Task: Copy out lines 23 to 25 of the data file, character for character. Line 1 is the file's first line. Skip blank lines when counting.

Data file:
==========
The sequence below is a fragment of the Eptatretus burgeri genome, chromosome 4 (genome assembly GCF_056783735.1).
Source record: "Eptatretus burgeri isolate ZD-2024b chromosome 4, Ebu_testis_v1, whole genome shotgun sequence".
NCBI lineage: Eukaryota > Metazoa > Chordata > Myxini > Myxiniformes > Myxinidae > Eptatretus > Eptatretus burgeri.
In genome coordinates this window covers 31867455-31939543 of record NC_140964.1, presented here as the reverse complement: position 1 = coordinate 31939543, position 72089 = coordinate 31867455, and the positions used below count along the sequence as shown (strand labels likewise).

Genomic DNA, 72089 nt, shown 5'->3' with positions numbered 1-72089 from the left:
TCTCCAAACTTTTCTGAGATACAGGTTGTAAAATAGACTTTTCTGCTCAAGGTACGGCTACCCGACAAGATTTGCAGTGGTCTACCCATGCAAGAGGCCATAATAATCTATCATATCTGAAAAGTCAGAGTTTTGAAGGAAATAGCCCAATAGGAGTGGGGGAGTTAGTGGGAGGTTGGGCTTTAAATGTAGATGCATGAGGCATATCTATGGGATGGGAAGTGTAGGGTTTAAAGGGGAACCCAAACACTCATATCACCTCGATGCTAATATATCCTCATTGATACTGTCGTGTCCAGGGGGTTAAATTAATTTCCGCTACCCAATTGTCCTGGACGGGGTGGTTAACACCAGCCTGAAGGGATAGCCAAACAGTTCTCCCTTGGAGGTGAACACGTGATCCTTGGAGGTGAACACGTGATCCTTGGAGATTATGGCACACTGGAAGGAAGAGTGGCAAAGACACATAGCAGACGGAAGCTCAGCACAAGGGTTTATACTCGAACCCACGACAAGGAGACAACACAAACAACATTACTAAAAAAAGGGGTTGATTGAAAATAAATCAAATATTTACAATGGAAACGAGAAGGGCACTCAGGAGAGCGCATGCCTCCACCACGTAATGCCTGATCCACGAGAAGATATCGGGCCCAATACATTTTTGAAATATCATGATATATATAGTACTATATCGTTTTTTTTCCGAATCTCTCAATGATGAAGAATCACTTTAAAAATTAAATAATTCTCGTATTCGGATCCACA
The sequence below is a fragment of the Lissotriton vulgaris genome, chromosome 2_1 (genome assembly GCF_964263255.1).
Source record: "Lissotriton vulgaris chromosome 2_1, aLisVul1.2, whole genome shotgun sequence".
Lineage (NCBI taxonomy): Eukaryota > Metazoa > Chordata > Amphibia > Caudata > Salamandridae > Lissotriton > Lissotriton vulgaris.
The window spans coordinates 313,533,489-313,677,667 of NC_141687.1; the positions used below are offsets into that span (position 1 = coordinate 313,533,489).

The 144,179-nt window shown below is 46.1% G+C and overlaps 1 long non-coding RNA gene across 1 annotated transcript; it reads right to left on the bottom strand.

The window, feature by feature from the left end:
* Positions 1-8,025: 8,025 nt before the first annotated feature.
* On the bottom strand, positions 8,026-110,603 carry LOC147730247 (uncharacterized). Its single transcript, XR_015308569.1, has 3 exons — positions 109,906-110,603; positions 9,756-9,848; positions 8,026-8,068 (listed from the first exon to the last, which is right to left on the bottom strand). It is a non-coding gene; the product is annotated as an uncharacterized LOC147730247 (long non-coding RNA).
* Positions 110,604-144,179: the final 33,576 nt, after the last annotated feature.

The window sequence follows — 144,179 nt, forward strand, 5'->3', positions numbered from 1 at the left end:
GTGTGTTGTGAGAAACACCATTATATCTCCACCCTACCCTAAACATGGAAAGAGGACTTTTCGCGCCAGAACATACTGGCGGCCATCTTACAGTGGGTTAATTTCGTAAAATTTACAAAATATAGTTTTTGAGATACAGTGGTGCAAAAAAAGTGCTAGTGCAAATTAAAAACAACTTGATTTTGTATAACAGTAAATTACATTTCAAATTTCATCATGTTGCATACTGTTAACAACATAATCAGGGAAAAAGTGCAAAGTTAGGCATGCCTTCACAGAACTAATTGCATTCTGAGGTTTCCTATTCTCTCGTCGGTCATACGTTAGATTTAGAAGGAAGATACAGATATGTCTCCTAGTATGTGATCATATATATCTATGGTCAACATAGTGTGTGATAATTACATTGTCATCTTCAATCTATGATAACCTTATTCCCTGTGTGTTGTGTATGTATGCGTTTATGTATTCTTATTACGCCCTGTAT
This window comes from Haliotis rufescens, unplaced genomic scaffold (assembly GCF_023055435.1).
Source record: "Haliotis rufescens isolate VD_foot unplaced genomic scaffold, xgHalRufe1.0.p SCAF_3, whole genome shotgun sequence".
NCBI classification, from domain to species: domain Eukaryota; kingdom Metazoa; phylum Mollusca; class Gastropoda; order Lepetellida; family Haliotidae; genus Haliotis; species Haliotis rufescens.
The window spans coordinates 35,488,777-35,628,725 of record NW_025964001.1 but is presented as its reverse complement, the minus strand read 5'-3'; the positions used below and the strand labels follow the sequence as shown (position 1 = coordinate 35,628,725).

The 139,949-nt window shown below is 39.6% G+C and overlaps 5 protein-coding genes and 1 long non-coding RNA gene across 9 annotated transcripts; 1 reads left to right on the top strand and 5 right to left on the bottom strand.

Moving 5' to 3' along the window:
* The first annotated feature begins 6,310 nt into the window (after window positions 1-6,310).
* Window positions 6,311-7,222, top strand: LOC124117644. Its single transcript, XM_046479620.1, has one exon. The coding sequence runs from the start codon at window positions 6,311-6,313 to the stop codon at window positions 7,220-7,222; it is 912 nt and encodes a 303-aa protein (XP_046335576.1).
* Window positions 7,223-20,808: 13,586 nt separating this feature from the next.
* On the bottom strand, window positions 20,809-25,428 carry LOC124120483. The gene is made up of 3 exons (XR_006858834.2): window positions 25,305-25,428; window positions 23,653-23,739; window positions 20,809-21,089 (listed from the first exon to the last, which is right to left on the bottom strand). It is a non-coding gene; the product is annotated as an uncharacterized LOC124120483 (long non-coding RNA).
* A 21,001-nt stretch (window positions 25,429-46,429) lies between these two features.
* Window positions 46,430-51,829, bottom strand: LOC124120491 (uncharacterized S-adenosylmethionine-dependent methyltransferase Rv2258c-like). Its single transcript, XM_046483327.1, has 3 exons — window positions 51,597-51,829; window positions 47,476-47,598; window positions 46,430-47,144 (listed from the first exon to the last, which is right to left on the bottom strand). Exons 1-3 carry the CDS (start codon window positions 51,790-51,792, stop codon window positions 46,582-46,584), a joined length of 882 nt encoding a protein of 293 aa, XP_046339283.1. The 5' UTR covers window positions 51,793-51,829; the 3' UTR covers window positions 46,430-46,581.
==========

Moving 5' to 3' along the window:
* The first annotated feature begins 6,310 nt into the window (after window positions 1-6,310).
* Window positions 6,311-7,222, top strand: LOC124117644. Its single transcript, XM_046479620.1, has one exon. The coding sequence runs from the start codon at window positions 6,311-6,313 to the stop codon at window positions 7,220-7,222; it is 912 nt and encodes a 303-aa protein (XP_046335576.1).